The message is clear. By analogy, readers can infer that America is about to be destroyed. Like the Nephite nation on the eve of destruction, Jacksonian America exhibits the same signs: pride in prosperity, slippery treasures, deism, Universalism, ­political and regional factionalism, and secret combinations. As always, God sends prophets to warn people and to call them to repentance. Those who give heed will be saved and those who reject the message will be eternally punished.

Notes:

1. That Smith’s thinking here is turning towards Masonry and anti-Masonry is further indicated by the name Tubaloth. Both Tubal and Tubal-Cain are found in the Old Testament, but Tubal-Cain is also the name given to the Master Masons’s grip. See William Morgan, Illustrations of Masonry (Rochester, NY: David C. Miller, 1827), 77, 109. Originally published in 1826, Morgan’s work was advertised for sale in the columns of the Palmyra Freeman, e.g., 2 Dec. 1828, 3.

2. Freemasonry was sometimes referred to as “the craft.”

3Millennial Harbinger, Feb. 1831, 88.

4. E. D. Howe, Mormonism Unvailed (Painesville, OH: E. D. Howe, 1834), 81.

5Millennial Harbinger, Feb. 1831, 90.

6. For Smith calling North America the “land of desolation,” see Levi Ward Hancock, “The Life of Levi W. Hancock,” typescript, Special Collections, Harold B. Lee Library, Brigham Young University, Provo, UT. W. W. Phelps referred to the North American prairies as the “land desolation” in The Evening and The Morning Star 1 (Oct. 1832): [37]; and Latter Day Saints’ Messenger and Advocate 2 (July 1836): 341.

7Times and Seasons 5 (15 Dec. 1844): 746-47.

8. Caleb Atwater, “On the Prairies and Barrens of the West,” American Journal of Science 1 (1818): 120-24. Early nineteenth-century explorer Stephen H. Long published a map that designated the region west of the Mississippi and east of the Rocky Mountains as the “Great American Desert,” a name which appeared in other maps until the 1860s. See Stephen H. Long, An Account of an Expedition from Pittsburgh to the Rocky Mountains Performed in the Years 1819 to 1820, 3 vols. (Philadelphia, 1822-23).

9. See the statements of Levi Lewis, Sophia Lewis, and Hezekiah McKune in “Mormonism,” Susquehanna Register, and Northern Pennsylvanian 9 (1 May 1834): 1 (cf. Dan Vogel, ed., Early Mormon Documents, 5 vols. [Salt Lake City: Signature Books, 1996-2003], 4:296-98, 327; hereafter EMD). See also discussion in chapter 15 of this volume.

10. See chapter 14.

11. C. Jess Groesbeck, “The Smiths and Their Dreams and Visions: A Psycho-Historical Study of the First Mormon Family,” Sunstone 12 (March 1988): 28; see also C. Jess Groesbeck, “Joseph Smith and His Path of Individuation: A Psychoanalytic Exploration in Mormonism,” speech given at the 1986 Sunstone Theological Symposium.

12. See chapter 20.

13. While Aminadab is a name that appears in the genealogy of Jesus (Matt. 1:4), it is perhaps derived from Aminadi, a Nephite progenitor of Amulek who, like Daniel, interpreted writing that mysteriously appeared on a wall (Alma 10:2, 3; Cf. Dan. 5). Both Aminadi and Amina­dab apparently relate to Abinadi, who is martyred by fire.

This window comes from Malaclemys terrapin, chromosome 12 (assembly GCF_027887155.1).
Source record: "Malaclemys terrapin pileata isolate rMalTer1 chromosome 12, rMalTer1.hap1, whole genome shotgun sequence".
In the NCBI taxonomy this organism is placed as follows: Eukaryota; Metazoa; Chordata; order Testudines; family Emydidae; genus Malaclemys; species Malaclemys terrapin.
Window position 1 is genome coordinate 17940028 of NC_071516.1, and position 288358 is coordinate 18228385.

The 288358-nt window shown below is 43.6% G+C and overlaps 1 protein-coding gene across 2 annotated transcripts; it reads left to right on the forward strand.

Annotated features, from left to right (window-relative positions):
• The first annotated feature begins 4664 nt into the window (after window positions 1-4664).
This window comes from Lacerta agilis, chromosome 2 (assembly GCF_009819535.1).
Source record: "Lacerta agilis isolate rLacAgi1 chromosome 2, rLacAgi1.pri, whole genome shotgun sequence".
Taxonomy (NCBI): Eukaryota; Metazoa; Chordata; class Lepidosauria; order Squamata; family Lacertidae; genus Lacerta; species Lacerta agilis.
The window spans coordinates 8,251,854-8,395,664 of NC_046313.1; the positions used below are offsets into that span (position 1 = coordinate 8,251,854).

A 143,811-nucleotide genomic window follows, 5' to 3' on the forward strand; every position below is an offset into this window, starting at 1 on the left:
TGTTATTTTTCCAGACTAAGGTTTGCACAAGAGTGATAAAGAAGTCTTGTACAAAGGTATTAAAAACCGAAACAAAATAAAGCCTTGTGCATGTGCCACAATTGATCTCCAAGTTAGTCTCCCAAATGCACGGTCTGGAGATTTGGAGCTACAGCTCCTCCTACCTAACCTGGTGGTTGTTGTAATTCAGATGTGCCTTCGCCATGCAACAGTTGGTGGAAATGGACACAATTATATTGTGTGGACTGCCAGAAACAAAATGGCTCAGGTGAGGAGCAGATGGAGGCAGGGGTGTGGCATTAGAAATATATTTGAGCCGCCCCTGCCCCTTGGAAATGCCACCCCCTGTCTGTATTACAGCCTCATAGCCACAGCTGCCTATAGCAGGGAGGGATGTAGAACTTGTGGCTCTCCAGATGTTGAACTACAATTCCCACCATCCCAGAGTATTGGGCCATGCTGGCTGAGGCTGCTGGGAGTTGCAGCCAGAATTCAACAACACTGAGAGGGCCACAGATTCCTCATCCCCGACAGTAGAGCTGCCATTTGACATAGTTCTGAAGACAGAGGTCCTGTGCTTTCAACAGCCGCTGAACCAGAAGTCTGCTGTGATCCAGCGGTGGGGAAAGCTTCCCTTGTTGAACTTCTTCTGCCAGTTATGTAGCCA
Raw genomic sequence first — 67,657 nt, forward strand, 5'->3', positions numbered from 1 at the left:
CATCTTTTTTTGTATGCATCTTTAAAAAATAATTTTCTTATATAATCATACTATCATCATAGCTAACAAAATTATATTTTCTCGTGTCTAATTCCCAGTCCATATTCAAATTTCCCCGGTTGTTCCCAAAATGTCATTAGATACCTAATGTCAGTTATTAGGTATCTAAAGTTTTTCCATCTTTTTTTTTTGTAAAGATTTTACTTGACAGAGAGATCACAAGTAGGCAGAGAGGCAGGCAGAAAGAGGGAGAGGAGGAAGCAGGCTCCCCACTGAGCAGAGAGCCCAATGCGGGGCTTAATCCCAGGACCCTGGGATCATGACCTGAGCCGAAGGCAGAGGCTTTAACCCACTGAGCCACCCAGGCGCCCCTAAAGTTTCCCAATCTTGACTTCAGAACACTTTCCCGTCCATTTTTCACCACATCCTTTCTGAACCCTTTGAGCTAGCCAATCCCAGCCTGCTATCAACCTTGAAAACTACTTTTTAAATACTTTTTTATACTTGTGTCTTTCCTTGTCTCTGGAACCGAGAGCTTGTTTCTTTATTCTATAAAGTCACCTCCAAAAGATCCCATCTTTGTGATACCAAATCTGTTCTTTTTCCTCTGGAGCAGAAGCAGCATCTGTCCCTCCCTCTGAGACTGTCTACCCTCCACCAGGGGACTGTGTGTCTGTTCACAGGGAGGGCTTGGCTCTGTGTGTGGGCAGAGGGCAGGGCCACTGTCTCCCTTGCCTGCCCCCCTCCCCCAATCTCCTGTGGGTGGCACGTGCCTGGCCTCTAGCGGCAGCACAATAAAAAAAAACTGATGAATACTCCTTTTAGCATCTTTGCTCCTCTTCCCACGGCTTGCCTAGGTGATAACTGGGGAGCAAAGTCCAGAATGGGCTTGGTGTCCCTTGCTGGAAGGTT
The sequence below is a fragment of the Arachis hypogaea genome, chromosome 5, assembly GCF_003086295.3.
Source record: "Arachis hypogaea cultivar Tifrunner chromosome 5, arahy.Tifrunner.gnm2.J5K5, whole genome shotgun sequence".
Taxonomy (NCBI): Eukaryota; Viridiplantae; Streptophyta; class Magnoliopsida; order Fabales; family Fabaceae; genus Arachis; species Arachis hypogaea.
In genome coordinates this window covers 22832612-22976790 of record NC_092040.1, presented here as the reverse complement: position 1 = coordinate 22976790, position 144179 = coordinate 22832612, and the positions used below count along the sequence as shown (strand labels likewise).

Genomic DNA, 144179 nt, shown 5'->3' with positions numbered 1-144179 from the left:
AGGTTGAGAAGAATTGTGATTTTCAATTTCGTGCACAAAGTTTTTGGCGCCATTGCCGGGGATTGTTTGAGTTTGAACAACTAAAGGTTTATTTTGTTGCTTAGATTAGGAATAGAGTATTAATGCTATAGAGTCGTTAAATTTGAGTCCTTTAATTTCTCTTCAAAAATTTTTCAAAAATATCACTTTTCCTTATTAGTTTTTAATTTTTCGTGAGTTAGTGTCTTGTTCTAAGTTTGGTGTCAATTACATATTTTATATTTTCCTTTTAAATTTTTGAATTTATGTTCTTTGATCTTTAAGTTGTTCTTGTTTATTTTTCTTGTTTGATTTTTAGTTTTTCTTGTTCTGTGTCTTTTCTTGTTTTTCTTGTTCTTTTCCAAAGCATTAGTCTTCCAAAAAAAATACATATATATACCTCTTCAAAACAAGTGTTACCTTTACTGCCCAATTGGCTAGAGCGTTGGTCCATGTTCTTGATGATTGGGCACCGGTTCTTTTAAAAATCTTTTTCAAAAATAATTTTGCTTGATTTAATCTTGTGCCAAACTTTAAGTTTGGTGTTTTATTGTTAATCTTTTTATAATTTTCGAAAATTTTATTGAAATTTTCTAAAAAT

14Ontario Phoenix, 17 Sept. 1828, 2.

15. John G. Stearns, An Inquiry into the Nature and Tendency of Speculative Free-Masonry, 5th ed. (Utica, NY, 1829), 76. This work was on sale at the Freeman office in Palmyra, 2 Dec. 1828.

16. In The Proceedings of the Second United States Anti-Masonic Convention, Held at Baltimore, September, 1831 (Boston, 1831), 33.

17. Albert Neely, the other three justices for South Bainbridge (Zechariah Tarbell, Levi Bigelow, and James H. Humphrey), and constable Philip DeZang appear on the returns for the Friendship Lodge, 1 June 1827-1 June 1828, Grand Lodge of Free and Accepted Masons of the State of New York, Chancellor Livingston Library, New York, NY.

18. A similar story was recounted by John Wesley in 1761 of a young man who saw a murder in a borrowed crystal and the pit where the body was subsequently found. The boy believed he could identify the murderer if he saw him, which apparently never happened (John Wesley, Journal, 24 July 1761, IV, 472, summarized in George Lynian Kittredge, Witchcraft in Old and New England [New York: Russell and Russell, 1958], 185).

19. Emily Blackman, History of Susquehanna County, Pennsylvania (Philadelphia: Claxton, Remsen and Haffelfinger, 1873), 580 (EMD 4:393).

20. Joseph Lewis, “Review of Mormonism. Rejoinder to Elder Cadwell,” Amboy [IL] Journal 24 (11 June 1879): 1 (EMD 4:311).

21. Blackman, History of Susquehanna County, 580 (EMD 4:393).

22. Flavius Josephus, “Antiquities of the Jews,” in The Genuine Works of Flavius Josephus, trans. William Whiston (New York: David Huntington, 1815), XX, viii, 5-6, 10. Mark Thomas, Digging in Cumorah: Reclaiming Book of Mormon Narrative (Salt Lake City: Signature Books, 1999), 203-204. See also The Life of Flavius Josephus, 5, 7, 11; Wars of the Jews, I, xvi, 2, 5; IV, iii, 2-14.

23. Adam Clarke, The Holy Bible … With a Commentary and Critical Notes (New York, 1811-17), s.v., Josh. 10:12.

24. Robert N. Hullinger, Mormon Answer to Skepticism: Why Joseph Smith Wrote the Book of Mormon (St. Louis: Clayton Publishing House, 1980), 153.

25. See chapter 19.